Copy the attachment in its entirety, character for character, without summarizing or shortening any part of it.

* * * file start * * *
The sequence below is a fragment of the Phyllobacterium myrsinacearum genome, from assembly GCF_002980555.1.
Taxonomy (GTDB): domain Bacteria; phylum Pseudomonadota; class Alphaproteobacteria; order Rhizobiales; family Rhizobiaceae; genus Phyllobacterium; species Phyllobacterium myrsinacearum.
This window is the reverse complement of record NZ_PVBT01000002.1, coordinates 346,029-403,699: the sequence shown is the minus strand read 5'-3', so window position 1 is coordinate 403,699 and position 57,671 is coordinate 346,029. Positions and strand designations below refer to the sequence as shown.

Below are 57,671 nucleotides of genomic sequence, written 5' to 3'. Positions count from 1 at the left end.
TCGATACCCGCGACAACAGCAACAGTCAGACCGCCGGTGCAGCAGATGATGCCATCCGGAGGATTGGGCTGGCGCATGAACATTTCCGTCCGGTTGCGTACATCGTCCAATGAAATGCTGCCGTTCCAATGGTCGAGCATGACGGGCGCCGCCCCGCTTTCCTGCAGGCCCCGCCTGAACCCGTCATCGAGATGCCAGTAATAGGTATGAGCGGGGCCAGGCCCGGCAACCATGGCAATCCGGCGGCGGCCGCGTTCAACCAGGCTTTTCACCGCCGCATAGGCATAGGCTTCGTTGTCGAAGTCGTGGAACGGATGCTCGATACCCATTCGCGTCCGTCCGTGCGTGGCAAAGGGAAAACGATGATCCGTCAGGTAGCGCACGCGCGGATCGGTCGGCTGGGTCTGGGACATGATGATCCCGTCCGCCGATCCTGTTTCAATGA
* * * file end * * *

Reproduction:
The sequence below is a fragment of the Phyllobacterium myrsinacearum genome, from assembly GCF_002980555.1.
Taxonomy (GTDB): domain Bacteria; phylum Pseudomonadota; class Alphaproteobacteria; order Rhizobiales; family Rhizobiaceae; genus Phyllobacterium; species Phyllobacterium myrsinacearum.
This window is the reverse complement of record NZ_PVBT01000002.1, coordinates 346,029-403,699: the sequence shown is the minus strand read 5'-3', so window position 1 is coordinate 403,699 and position 57,671 is coordinate 346,029. Positions and strand designations below refer to the sequence as shown.

Below are 57,671 nucleotides of genomic sequence, written 5' to 3'. Positions count from 1 at the left end.
TCGATACCCGCGACAACAGCAACAGTCAGACCGCCGGTGCAGCAGATGATGCCATCCGGAGGATTGGGCTGGCGCATGAACATTTCCGTCCGGTTGCGTACATCGTCCAATGAAATGCTGCCGTTCCAATGGTCGAGCATGACGGGCGCCGCCCCGCTTTCCTGCAGGCCCCGCCTGAACCCGTCATCGAGATGCCAGTAATAGGTATGAGCGGGGCCAGGCCCGGCAACCATGGCAATCCGGCGGCGGCCGCGTTCAACCAGGCTTTTCACCGCCGCATAGGCATAGGCTTCGTTGTCGAAGTCGTGGAACGGATGCTCGATACCCATTCGCGTCCGTCCGTGCGTGGCAAAGGGAAAACGATGATCCGTCAGGTAGCGCACGCGCGGATCGGTCGGCTGGGTCTGGGACATGATGATCCCGTCCGCCGATCCTGTTTCAATGA